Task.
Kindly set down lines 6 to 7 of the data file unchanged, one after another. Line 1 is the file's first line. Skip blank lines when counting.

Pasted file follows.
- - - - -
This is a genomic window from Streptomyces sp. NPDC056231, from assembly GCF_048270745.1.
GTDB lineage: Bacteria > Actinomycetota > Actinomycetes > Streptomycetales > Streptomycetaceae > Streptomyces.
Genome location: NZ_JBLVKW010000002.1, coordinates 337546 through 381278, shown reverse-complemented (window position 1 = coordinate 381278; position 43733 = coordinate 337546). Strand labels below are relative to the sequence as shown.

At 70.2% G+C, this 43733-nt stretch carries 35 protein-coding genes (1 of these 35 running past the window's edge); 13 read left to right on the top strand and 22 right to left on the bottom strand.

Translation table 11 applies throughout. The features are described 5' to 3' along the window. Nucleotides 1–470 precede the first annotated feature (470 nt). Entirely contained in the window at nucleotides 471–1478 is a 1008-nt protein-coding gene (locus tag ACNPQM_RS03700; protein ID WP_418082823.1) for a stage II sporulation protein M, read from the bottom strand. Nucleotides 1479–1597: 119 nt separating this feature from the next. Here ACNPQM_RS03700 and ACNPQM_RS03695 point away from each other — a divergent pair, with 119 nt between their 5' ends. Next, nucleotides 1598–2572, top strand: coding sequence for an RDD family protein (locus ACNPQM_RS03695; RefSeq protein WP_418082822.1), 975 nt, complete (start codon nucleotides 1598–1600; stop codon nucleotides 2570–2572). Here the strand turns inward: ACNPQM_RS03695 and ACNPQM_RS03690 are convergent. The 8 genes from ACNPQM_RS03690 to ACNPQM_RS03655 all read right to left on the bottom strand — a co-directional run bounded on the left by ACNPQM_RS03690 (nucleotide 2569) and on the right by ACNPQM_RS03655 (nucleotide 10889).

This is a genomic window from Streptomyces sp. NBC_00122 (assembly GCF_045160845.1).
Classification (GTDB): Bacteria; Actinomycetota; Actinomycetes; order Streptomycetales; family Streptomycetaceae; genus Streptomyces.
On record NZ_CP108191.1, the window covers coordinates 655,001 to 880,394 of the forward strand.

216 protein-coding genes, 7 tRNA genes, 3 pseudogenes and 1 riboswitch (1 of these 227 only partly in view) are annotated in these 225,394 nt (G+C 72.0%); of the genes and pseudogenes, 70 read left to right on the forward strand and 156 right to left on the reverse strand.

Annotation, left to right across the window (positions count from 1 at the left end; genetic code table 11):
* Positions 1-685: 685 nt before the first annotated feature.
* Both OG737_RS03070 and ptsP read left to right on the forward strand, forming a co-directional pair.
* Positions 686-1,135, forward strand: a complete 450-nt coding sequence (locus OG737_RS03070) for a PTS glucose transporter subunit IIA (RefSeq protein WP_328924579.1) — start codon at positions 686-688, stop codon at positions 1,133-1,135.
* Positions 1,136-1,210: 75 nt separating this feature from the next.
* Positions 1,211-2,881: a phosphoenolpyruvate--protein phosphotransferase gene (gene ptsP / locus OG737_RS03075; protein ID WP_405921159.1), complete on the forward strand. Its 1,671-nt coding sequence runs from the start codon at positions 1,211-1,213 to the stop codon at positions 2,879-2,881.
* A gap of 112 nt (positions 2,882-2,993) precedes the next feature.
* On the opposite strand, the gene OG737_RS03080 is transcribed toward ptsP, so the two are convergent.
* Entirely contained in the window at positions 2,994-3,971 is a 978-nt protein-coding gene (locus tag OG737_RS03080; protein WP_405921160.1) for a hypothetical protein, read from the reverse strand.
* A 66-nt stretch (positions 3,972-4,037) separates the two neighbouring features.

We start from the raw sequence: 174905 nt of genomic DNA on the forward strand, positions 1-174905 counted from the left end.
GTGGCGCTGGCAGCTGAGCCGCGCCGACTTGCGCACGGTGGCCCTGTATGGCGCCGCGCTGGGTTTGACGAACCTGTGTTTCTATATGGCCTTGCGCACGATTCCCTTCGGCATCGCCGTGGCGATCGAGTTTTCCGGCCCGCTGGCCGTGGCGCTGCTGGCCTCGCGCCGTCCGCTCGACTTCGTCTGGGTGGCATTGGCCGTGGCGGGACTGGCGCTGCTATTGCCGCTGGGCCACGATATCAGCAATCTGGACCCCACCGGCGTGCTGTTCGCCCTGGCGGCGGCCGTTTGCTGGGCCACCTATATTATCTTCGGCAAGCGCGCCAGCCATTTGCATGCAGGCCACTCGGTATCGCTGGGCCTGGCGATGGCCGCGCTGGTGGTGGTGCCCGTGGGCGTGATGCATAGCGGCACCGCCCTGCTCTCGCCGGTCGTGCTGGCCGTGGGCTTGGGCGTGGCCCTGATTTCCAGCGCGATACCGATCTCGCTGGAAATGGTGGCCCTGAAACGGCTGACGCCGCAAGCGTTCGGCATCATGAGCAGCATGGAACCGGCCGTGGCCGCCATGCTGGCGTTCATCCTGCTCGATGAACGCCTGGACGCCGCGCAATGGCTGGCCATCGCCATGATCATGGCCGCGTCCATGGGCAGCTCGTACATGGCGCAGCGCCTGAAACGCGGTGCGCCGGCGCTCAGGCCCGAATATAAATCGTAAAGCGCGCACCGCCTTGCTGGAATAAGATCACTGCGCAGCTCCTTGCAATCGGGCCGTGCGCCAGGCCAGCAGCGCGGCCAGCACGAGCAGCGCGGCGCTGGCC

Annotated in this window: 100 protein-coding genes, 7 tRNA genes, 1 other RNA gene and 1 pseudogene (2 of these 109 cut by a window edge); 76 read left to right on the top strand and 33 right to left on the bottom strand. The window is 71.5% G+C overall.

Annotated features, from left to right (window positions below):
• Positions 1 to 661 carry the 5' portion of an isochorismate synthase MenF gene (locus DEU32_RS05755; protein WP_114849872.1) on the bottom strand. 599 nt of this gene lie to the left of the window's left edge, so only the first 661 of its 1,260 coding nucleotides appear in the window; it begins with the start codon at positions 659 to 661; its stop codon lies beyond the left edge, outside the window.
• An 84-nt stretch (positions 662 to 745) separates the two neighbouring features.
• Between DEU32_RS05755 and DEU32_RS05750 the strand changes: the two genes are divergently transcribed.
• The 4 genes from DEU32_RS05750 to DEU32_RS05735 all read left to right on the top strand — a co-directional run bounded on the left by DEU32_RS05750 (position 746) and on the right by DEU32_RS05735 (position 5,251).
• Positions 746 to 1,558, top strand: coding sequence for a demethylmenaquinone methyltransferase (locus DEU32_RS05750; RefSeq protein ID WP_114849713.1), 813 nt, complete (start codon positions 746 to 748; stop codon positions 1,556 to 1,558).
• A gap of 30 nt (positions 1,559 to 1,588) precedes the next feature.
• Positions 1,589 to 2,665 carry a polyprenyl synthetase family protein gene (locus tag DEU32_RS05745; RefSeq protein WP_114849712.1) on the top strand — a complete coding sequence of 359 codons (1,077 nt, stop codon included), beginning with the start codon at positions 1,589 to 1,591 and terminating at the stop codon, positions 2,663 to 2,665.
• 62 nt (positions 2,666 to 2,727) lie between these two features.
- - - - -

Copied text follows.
This is a genomic window from Streptomyces sp. NBC_00122 (assembly GCF_045160845.1).
Classification (GTDB): Bacteria; Actinomycetota; Actinomycetes; order Streptomycetales; family Streptomycetaceae; genus Streptomyces.